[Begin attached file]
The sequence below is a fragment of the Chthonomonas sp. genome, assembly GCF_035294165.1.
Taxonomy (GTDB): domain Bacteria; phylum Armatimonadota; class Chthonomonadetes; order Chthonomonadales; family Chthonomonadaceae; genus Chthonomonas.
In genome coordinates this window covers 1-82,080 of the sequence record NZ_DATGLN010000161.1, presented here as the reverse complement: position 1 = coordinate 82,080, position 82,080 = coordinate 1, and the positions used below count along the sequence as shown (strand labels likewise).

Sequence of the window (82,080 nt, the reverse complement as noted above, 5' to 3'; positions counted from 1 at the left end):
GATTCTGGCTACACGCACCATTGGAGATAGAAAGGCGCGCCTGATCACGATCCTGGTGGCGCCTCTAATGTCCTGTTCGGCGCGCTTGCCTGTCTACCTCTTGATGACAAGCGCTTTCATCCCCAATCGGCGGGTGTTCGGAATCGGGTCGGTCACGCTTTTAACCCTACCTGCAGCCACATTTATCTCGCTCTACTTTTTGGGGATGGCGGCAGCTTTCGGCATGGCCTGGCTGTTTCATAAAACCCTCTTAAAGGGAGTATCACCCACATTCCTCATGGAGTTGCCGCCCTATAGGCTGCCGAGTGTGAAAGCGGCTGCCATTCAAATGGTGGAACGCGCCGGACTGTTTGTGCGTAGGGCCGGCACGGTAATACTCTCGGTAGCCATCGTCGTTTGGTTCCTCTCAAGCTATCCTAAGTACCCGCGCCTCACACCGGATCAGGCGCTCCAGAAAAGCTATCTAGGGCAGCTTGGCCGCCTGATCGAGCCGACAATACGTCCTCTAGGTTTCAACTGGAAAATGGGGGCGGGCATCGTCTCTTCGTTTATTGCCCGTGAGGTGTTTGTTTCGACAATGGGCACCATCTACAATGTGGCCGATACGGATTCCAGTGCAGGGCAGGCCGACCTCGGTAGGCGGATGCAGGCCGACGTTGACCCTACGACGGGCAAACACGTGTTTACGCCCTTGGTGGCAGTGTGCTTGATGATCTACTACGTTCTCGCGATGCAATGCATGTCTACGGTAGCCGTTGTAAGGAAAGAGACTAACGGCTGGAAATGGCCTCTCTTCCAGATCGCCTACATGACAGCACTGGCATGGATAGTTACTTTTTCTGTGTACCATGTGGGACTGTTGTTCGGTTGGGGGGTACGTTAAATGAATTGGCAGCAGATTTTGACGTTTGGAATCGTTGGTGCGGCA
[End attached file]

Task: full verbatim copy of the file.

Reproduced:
The sequence below is a fragment of the Chthonomonas sp. genome, assembly GCF_035294165.1.
Taxonomy (GTDB): domain Bacteria; phylum Armatimonadota; class Chthonomonadetes; order Chthonomonadales; family Chthonomonadaceae; genus Chthonomonas.
In genome coordinates this window covers 1-82,080 of the sequence record NZ_DATGLN010000161.1, presented here as the reverse complement: position 1 = coordinate 82,080, position 82,080 = coordinate 1, and the positions used below count along the sequence as shown (strand labels likewise).

Sequence of the window (82,080 nt, the reverse complement as noted above, 5' to 3'; positions counted from 1 at the left end):
GATTCTGGCTACACGCACCATTGGAGATAGAAAGGCGCGCCTGATCACGATCCTGGTGGCGCCTCTAATGTCCTGTTCGGCGCGCTTGCCTGTCTACCTCTTGATGACAAGCGCTTTCATCCCCAATCGGCGGGTGTTCGGAATCGGGTCGGTCACGCTTTTAACCCTACCTGCAGCCACATTTATCTCGCTCTACTTTTTGGGGATGGCGGCAGCTTTCGGCATGGCCTGGCTGTTTCATAAAACCCTCTTAAAGGGAGTATCACCCACATTCCTCATGGAGTTGCCGCCCTATAGGCTGCCGAGTGTGAAAGCGGCTGCCATTCAAATGGTGGAACGCGCCGGACTGTTTGTGCGTAGGGCCGGCACGGTAATACTCTCGGTAGCCATCGTCGTTTGGTTCCTCTCAAGCTATCCTAAGTACCCGCGCCTCACACCGGATCAGGCGCTCCAGAAAAGCTATCTAGGGCAGCTTGGCCGCCTGATCGAGCCGACAATACGTCCTCTAGGTTTCAACTGGAAAATGGGGGCGGGCATCGTCTCTTCGTTTATTGCCCGTGAGGTGTTTGTTTCGACAATGGGCACCATCTACAATGTGGCCGATACGGATTCCAGTGCAGGGCAGGCCGACCTCGGTAGGCGGATGCAGGCCGACGTTGACCCTACGACGGGCAAACACGTGTTTACGCCCTTGGTGGCAGTGTGCTTGATGATCTACTACGTTCTCGCGATGCAATGCATGTCTACGGTAGCCGTTGTAAGGAAAGAGACTAACGGCTGGAAATGGCCTCTCTTCCAGATCGCCTACATGACAGCACTGGCATGGATAGTTACTTTTTCTGTGTACCATGTGGGACTGTTGTTCGGTTGGGGGGTACGTTAAATGAATTGGCAGCAGATTTTGACGTTTGGAATCGTTGGTGCGGCA